For too long people in need have been stereotyped as lazy and dependent. Cash payments give them the breathing room to chart a better life course.
Opinion by Noah Smith
Biden’s $1.9 trillion Covid-19 relief bill has passed the Senate, clearing the way for it to become law. Much of the legislation is dedicated to handing out cash to individual Americans. This is a sign post for a tectonic shift that’s underway in U.S. policy thinking toward unconditional money transfers as the optimal way to help people in need.
When I was a kid in the 1980s and 1990s, everyone was talking about “a hand up, not a handout.” This was the mantra of workfare—the idea of using government programs to incentivize labor and self-betterment.
In 1996, President Bill Clinton signed the Personal Responsibility and Work Opportunity Act, which turned the old Aid to Families with Dependent Children welfare program into a state-administered block grant with work requirements. Meanwhile, the flagship next-generation welfare programs touted by economists and so-called “third way” reformers were the Earned Income Tax Credit and the Child Tax Credit, which only give people money if they also manage to earn some income for themselves.
A quarter century later, America is reevaluating this approach. One reason is that workfare just didn’t seem to be that effective. Mothers were the main group who were supposed to be pushed toward work by welfare reform and the EITC-style programs.
But more than two decades later, the prime-age employment-to-population ratio for women is basically the same as in 1996:
Not Working Out So Well
Job-focused welfare reform hasn’t done much to improve women’s participation in the workforce.
In a recent paper, economist Henrik Kleven reviewed the evidence that EITC encourages work, and found it was pretty shaky. It seems that the old saw that welfare recipients choose to live off of government benefits instead of getting a job was never particularly accurate, and instead the number of people who work is mainly limited by the available job opportunities.
In fact, evidence is starting to pile up in favor of cash transfers. A 2018 literature review by Ioana Marinescu finds that various unconditional transfer programs tend to boost incomes, as well as health and education. And despite the widespread belief that welfare benefits encourage people not to work, that outcome appears small. For programs that give out cash unconditionally — like the payouts from the Alaska Permanent Fund, which distributes natural resource revenues to the people of Alaska — the reduction in employment is negligible.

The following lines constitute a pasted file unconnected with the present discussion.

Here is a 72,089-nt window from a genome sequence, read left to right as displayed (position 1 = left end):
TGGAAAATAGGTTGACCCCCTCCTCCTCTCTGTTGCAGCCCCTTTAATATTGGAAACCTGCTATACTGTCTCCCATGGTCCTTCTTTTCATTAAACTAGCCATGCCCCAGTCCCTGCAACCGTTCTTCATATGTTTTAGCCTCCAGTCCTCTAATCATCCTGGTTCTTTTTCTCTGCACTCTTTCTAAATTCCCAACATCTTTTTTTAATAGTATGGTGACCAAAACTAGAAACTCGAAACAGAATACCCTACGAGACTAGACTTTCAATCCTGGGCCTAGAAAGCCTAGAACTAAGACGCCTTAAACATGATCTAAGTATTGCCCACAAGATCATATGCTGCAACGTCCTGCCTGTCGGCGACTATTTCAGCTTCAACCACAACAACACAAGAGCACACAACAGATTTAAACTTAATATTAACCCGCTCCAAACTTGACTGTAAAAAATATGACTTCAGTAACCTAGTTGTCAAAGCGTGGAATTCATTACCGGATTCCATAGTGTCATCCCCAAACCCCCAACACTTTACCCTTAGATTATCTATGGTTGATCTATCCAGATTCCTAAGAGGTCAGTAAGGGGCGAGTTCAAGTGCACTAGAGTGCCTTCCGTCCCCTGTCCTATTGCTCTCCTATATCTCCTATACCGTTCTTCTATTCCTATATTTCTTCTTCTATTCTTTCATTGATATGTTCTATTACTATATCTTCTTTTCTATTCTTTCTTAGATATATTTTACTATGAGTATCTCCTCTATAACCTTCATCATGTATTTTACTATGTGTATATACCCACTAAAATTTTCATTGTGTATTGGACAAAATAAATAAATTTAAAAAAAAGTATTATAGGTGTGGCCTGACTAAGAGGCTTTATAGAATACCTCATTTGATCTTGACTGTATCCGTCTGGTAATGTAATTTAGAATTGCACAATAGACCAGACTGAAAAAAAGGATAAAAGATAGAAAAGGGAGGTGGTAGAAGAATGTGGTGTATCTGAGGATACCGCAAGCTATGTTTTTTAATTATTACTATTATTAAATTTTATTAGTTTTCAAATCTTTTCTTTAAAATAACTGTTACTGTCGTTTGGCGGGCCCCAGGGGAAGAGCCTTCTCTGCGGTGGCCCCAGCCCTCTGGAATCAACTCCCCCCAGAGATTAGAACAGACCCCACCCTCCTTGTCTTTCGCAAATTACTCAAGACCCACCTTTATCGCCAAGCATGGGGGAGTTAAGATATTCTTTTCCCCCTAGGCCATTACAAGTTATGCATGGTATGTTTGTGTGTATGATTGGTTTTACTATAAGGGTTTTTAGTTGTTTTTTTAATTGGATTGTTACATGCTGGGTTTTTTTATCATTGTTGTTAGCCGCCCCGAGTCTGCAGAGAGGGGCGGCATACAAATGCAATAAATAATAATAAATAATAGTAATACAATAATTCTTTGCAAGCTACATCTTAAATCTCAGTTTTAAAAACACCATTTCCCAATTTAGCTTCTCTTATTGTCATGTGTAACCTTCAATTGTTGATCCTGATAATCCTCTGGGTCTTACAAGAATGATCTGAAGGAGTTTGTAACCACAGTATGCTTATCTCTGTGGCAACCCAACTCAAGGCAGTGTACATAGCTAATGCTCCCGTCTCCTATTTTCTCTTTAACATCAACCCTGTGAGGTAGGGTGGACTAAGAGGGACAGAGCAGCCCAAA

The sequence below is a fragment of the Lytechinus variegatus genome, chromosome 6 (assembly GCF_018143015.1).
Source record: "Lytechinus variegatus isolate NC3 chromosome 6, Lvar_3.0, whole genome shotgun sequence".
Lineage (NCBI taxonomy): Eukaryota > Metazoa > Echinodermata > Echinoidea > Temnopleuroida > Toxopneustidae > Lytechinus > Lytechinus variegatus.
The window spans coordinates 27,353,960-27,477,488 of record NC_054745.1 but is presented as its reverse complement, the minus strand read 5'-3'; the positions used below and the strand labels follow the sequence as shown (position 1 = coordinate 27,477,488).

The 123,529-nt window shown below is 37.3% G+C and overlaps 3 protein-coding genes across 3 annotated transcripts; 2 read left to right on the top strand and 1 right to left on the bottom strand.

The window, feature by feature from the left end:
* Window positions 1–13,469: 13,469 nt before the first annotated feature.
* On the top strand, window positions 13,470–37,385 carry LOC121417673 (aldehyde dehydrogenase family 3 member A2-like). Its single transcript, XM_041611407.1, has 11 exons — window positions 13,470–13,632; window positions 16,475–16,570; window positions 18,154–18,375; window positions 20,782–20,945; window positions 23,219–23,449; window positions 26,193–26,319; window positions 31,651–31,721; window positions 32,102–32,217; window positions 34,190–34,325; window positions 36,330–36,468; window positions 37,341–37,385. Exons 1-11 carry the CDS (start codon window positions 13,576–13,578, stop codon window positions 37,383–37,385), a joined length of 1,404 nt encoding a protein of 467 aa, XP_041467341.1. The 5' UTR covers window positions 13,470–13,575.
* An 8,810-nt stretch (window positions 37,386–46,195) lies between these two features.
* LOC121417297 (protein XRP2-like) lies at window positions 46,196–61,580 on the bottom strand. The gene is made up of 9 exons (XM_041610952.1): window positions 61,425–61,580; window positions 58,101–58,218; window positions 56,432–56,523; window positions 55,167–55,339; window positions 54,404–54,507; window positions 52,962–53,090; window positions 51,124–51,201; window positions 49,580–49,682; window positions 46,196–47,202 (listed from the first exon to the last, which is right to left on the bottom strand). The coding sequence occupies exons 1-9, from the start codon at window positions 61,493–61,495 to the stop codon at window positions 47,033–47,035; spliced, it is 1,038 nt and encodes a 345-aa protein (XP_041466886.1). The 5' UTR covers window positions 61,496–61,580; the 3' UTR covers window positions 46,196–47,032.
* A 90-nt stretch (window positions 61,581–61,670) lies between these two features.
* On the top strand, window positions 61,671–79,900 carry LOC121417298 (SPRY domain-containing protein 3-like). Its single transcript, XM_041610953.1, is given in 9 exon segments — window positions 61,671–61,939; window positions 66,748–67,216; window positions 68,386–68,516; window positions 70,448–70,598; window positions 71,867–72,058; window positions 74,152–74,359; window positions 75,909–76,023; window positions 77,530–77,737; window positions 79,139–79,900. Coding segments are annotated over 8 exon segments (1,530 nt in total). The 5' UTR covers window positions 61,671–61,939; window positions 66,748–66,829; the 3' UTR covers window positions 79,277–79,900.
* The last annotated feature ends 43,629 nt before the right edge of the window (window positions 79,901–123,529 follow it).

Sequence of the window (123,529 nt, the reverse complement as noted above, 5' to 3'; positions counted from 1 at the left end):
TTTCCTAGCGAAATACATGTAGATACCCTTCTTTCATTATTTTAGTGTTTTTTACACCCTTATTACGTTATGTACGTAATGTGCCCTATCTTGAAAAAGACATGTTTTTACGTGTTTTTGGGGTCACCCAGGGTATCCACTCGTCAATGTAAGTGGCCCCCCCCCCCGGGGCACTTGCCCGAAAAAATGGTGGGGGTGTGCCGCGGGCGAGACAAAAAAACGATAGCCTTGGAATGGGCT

In fact, some new evidence shows that unconditional cash handouts might even encourage work. In a recent experiment, some philanthropists randomly selected 125 residents of poor neighborhoods in the city of Stockton, California, to receive $500 a month in cash. Instead of working less, the people who got the cash actually worked more!
This result dovetails with a new understanding of how poverty keeps people down. The old theory that poverty is caused by a culture of dependency just doesn’t seem to hold water. Instead, poor people seem to be weighed down by a whole host of small risks and hassles. Those day-to-day difficulties make it very hard for poor people to better their situations; to go to school to become a nurse instead of a cashier, to move to a better neighborhood, to look for a better job. Instead of working on their futures, poor people are trapped by the need to pay the bills of the moment.
In this theory, cash helps boost people out of poverty by helping them fend off daily troubles; by greasing the wheels of life and giving them a cushion against risks. Helping them afford the essentials provides more breathing room to think about the next step in life.
In other words, a handout, more often than not, is actually a hand up. This realization is fueling a growing consensus that cash benefits are the way forward for the U.S. Popular books and political campaigns are starting to advocate universal basic incomes. Think tanks like the Washington Center for Equitable Growth, with strong ties to the Biden administration, are advocating more cash benefits as the first line of defense against poverty.
And the Biden administration is listening. The new Covid relief bill — poised to be the administration’s first major legislative success — has no less than five major cash-transfer programs.
These include $1,400 checks to Americans making up to $75,000, an additional $300 a week in unemployment benefits through Sept. 6, and assistance for rent and health care.
But most importantly, the bill includes a child allowance of $250 to $300 a month per child (depending on age). That adds up to $6,000 a year for a family with two kids older than age 6 — a very substantial boost to income. And it comes with no work requirements. If the benefit becomes permanent after this year, as many expect, it will transform the U.S. welfare system.
That’s a good thing.
For too long, low-income Americans have been forced to scrabble constantly just to stay afloat, denied cash by politicians who stereotype them as lazy and dependent.
The new child allowance will give them the breathing room they need to work for a better tomorrow. And it will serve as a test run for even more unconditional cash programs, like a universal basic income. When it comes to boosting people out of poverty, it seems that cash really is king.
Noah Smith is a Bloomberg Opinion columnist. He was an assistant professor of finance at Stony Brook University, and he blogs at Noahpinion.
To see original article please visit: https://www.bloomberg.com/opinion/articles/2021-03-09/covid-relief-cash-may-be-the-welfare-of-the-future